On the other hand, while it’s important to inquire about teammates’ feelings, good leaders also develop the emotional intelligence to distinguish how to go about inquiring. The movie teaches us that leaders must be versatile, knowing how to navigate people’s’ emotions based on timing and personality types. For example, at that dancing party, Kenyon knew his girlfriend had gotten jealous and left the party after he was mindlessly grinding up on some other girl. His logical solution? To chase her down in her angry state only to then interrogate her about her pregnancy. Perhaps he was trying to be a good leader by listening to his partners solutions…but a true leader would have approached such a sensitive issue at a better time. His approach lacked emotional intelligence and consequently he poorly navigated his girlfriend’s rage thus worsening it. Aspiring leaders who wish to successfully persuade or lead a crowd must clearly avoid Kenyon’s mistake by first understanding people’s emotions and gauging proper timing.
Speaking of mistakes, we all make them and a true leader is able to show mercy in the face of their followers’ flaws. Coach shows us this, after Timo openly defies Coach TWICE by quitting the team, then comes crying on Coach’s doorstep after his life of crime leads to the death of a loved one. Coach could have shouted “I told you so,” in Timo’s face and sent him to the police. However coach shows excellent strength of character and brings Timo in to his home and back onto the team with open, non-judgemental arms. This kind of mercy isn’t just an important quality in leadership because it makes people like leaders and more willing to forgive their future mistakes. The mercy Coach shows is important because it gives members of the crowd kindness to pay forward to the rest of the group. Instead of isolating Timo and leaving him to wallow in self-hatred and grieving, a good leader would offer him a shot at redemption and at improving the world.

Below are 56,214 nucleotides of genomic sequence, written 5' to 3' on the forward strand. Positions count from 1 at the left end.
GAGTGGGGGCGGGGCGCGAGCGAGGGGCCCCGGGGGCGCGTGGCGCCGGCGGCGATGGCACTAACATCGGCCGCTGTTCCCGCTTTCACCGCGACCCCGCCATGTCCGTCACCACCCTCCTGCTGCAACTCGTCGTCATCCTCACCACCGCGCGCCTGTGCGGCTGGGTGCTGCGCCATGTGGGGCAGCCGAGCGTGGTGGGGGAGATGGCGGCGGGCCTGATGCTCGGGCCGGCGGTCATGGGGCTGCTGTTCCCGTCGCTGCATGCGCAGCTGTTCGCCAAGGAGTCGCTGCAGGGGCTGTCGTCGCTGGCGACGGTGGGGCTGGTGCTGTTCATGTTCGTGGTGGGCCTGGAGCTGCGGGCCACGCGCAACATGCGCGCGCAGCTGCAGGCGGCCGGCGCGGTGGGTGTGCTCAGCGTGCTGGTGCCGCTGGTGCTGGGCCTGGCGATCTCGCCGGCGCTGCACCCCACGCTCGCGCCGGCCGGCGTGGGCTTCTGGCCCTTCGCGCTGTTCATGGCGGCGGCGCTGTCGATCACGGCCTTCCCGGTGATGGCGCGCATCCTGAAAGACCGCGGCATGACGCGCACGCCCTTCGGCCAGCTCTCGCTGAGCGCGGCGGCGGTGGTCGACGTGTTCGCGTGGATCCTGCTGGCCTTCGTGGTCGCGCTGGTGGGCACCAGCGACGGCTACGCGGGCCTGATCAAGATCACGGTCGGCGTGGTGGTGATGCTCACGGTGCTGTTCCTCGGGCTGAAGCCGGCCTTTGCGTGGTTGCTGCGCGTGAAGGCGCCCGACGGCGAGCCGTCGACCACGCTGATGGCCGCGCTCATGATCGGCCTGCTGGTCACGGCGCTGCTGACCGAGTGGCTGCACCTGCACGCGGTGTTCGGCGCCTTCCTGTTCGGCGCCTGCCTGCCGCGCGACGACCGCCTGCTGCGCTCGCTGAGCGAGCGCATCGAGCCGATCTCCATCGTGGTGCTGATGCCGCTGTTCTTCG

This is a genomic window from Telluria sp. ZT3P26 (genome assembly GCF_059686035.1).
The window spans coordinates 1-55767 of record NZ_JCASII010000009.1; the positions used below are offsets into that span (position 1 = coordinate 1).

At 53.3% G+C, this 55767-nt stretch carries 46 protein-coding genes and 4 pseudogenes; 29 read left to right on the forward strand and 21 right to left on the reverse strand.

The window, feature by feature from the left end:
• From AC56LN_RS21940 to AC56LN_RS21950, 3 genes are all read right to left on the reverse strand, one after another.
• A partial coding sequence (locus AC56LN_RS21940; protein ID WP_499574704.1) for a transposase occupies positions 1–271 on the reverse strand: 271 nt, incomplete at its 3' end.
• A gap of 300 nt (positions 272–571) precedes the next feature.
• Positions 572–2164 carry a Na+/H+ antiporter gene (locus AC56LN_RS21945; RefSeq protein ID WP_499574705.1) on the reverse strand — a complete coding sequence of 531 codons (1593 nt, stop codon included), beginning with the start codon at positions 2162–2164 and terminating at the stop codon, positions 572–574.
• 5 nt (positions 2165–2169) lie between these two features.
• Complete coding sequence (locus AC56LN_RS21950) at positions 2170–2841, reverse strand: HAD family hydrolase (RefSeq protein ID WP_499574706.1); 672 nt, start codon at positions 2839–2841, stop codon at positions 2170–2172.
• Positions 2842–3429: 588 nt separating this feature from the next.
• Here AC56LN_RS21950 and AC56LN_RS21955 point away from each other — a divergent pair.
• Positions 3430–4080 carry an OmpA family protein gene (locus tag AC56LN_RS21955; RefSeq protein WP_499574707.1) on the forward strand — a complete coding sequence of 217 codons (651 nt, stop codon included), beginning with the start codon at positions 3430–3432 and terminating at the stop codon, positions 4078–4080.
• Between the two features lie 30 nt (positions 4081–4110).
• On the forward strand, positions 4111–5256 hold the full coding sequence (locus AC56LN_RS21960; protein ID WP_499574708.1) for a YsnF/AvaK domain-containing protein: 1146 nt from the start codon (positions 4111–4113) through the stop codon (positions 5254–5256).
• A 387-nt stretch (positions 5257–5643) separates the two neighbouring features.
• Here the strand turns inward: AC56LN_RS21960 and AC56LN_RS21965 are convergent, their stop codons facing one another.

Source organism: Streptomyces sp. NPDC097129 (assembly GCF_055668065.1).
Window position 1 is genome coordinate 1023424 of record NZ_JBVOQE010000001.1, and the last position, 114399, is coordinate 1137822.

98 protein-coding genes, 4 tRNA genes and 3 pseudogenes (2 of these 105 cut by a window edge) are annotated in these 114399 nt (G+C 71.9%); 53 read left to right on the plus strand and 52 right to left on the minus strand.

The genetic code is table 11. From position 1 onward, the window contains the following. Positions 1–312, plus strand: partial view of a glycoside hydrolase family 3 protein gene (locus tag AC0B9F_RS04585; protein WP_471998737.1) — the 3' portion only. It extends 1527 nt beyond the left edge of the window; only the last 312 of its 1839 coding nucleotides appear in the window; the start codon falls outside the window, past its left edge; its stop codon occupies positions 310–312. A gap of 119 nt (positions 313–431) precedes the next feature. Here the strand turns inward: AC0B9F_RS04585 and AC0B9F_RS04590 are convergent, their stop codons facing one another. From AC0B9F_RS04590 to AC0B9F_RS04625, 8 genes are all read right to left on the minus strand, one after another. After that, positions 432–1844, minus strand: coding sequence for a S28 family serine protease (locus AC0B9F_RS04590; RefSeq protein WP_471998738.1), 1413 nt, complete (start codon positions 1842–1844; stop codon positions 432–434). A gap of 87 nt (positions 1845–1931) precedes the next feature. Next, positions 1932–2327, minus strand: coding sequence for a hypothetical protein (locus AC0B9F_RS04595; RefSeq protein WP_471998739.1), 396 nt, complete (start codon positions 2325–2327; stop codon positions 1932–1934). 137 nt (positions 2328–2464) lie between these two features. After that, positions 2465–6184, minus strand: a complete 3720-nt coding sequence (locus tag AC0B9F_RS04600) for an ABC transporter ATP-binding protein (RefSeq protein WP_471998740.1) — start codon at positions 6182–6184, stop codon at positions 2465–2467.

Finally, like Coach, good leaders need to bring vision, innovation and hope to the table. They need to enlighten people to make them see options that they never saw before. In other words, people need a leader to show the way because they can’t see the way themselves. The students on the basketball team couldn’t see that they were headed for a dead-end life of either gangs, prison and poverty before Coach came along; the boys’ biggest dream was winning a non-memorable high school sports trophy. The boys are changed for the better when Coach opens their eyes to the statistical reality that men from their hood would amount to nothing after high school…if they even graduated from high school. After that, the boys were freed from that district’s tradition of low-standards. Instead of hoping for just a basketball trophy, they had been equipped with the tools to win the game of basketball and life. Coach brought vision to the table and gave the people the vision to a path they didn’t even know they were asking for. For this, Coach is the ultimate, excellent epiphany of a true leader and we could all learn a thing or two from him.